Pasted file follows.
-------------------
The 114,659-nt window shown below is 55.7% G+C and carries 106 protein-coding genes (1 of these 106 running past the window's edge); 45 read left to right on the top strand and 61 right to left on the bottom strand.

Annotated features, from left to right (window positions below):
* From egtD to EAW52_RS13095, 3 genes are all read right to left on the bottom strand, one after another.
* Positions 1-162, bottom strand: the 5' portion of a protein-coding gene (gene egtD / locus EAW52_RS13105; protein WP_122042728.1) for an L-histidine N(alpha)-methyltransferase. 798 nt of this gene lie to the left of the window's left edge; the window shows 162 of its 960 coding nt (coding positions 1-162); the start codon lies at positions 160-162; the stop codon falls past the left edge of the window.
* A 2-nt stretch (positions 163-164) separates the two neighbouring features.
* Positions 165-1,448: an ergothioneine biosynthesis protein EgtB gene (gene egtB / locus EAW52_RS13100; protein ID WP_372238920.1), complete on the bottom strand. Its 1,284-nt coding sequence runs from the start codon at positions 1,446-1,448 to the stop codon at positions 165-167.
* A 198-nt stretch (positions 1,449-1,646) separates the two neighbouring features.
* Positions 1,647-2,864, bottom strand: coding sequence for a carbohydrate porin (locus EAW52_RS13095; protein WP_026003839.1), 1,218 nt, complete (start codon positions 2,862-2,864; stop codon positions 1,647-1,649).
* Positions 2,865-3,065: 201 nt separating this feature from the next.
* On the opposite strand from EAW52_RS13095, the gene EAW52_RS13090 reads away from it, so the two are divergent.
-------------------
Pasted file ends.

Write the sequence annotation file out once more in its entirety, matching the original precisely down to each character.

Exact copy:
The 114,659-nt window shown below is 55.7% G+C and carries 106 protein-coding genes (1 of these 106 running past the window's edge); 45 read left to right on the top strand and 61 right to left on the bottom strand.

Annotated features, from left to right (window positions below):
* From egtD to EAW52_RS13095, 3 genes are all read right to left on the bottom strand, one after another.
* Positions 1-162, bottom strand: the 5' portion of a protein-coding gene (gene egtD / locus EAW52_RS13105; protein WP_122042728.1) for an L-histidine N(alpha)-methyltransferase. 798 nt of this gene lie to the left of the window's left edge; the window shows 162 of its 960 coding nt (coding positions 1-162); the start codon lies at positions 160-162; the stop codon falls past the left edge of the window.
* A 2-nt stretch (positions 163-164) separates the two neighbouring features.
* Positions 165-1,448: an ergothioneine biosynthesis protein EgtB gene (gene egtB / locus EAW52_RS13100; protein ID WP_372238920.1), complete on the bottom strand. Its 1,284-nt coding sequence runs from the start codon at positions 1,446-1,448 to the stop codon at positions 165-167.
* A 198-nt stretch (positions 1,449-1,646) separates the two neighbouring features.
* Positions 1,647-2,864, bottom strand: coding sequence for a carbohydrate porin (locus EAW52_RS13095; protein WP_026003839.1), 1,218 nt, complete (start codon positions 2,862-2,864; stop codon positions 1,647-1,649).
* Positions 2,865-3,065: 201 nt separating this feature from the next.
* On the opposite strand from EAW52_RS13095, the gene EAW52_RS13090 reads away from it, so the two are divergent.